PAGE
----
Oh the glory of creating beautiful works of art.
No matter the media, the satisfaction of putting one's heart into a creation can't be matched. Soon, art becomes a passion and creation an everyday occurance. So what steps does one take to turn this passion into a profitable business?
Morna has the answer! You'll see!
The International Association of Professional Quilters
In every creative person's life there comes a point where one turns a corner. Creating starts out small as a new skill is learned or technique attempted. Quickly, though, as expertise and satisfaction grow, the sewer, crafter, painter or other artist begins to enjoy creating an abundance of wares. And therein lies the problem. A business is the natural answer, but one that requires developing a new set of skills. Successful artisans don't always have what they need, experience-wise, to create cash flow while maintaining stock, taking care of financing and taxes as well as government regulations and oversight.
New business owners are often disappointed when realizing they don't get to do their artwork as much as before opening their business. Soon, administrative duties may seem to require more time than creative planning and fulfillment. Pushing papers and following regulations become overwhelming without a dependable plan for organization. So, what DOES one do to keep up with it all?
These WACs from WWII are discovering how much it takes
for administration. There's lots to do!
I know a quilter who just might have the answer. But! She's not just any quilter. Morna McEver Golletz is a quilter who's also a journalist. It was only natural, therefore, that she become the Editor of The Professional Quilter magazine and she has successfully managed this publication, steadily increasing its subscriptions for many years.
Then Morna founded the International Association of Professional Quilters, connecting quilt related business owners from all over the world. With her business savvy and enthusiastic outlook, she is a gifted in mentoring new and prospective business owners. That's is why I am writing about Morna today. Morna has broadened her business advice to include all those who create and want to sell their creations. She is having a big gathering, the Creatives Arts Business Summit, March 29-31, 2012, near Dulles airport in Washington, DC that I introduced to BlogHer before the holidays and there is still time to sign up to be included.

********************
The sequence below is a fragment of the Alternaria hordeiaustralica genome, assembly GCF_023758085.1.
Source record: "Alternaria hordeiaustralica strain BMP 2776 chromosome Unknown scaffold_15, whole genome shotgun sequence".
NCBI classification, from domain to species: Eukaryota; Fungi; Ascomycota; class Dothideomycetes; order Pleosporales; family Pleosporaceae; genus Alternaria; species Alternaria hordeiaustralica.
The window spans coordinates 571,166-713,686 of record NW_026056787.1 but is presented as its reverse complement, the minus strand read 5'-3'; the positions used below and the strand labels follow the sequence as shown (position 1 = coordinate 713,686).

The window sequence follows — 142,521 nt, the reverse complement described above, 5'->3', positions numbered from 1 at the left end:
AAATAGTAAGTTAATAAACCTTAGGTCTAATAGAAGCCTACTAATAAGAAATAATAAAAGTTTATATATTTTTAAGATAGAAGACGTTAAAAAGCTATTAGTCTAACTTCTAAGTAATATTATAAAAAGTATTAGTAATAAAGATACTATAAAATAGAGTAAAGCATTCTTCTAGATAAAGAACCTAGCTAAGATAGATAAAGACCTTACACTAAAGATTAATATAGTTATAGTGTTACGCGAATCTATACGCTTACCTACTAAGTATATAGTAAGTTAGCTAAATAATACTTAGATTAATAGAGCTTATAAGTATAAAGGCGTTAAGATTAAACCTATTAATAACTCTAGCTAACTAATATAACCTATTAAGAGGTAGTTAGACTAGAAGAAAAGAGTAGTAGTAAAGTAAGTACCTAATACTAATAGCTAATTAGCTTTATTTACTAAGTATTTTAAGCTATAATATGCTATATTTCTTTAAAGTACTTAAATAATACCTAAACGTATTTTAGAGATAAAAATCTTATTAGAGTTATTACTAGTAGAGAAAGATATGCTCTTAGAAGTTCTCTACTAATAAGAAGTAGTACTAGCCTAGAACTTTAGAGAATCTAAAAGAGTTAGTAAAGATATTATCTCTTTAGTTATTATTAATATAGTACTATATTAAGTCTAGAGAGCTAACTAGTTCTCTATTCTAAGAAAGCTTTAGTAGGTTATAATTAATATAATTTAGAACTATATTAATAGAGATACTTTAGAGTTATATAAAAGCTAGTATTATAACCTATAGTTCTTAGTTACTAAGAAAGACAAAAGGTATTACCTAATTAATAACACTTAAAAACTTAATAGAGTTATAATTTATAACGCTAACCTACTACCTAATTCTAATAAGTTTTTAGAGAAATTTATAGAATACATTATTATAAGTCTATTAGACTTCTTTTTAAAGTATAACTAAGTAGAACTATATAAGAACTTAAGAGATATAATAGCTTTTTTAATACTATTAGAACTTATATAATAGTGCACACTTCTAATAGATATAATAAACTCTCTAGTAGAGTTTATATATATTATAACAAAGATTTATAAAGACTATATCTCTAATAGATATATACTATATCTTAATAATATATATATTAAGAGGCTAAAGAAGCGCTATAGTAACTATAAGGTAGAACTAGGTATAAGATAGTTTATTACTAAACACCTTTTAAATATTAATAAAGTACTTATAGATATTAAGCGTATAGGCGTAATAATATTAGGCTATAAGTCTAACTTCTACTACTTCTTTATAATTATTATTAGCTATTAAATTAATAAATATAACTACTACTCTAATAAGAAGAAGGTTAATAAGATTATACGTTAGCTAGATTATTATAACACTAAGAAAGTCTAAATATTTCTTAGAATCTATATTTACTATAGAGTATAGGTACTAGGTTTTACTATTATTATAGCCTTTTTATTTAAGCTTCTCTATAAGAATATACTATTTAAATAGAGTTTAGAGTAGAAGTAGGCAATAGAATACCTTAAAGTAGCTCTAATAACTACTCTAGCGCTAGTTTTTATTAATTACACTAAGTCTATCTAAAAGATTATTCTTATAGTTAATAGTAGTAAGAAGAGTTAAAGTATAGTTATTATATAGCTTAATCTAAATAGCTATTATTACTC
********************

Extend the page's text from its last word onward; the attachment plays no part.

Even better perhaps, if you don't have the time to travel, are her mentoring videos that are currently being promoted. She can tell you all about it, so click "play" and let me introduce you to Morna:
Morna is ready and happy to share her years of experience.
She asks you not remind her how many years it has been.
Morna's videos offer her years of business experience in an easy to digest form. And, the best thing is that you get to try them out and see if they work for you. She is offering the first videos in the series for FREE!
Go here to learn more.
In this free training program, you'll discover:
1) The key to creating structure in your business
2) What the right planning strategies are for you
3) What key resources you should have in order to leverage the Internet for your business
4) How to set a clear line of demarcation between business and hobby and to make sure you are on the business side of it
5) And a lot more!
Join Morna for this free 4-part training program and begin taking your business to the next level. The training program is three videos followed by a live call on February 6 at 4 pm eastern.
Click here to register and you'll receive the first video immediately!
See what you think of Morna's approach. In business,
I've found, there is always more to learn!
SunbonnetSmart.com is authored by a little bird who loves to lure unsuspecting BlogHer bloggers to her web site.
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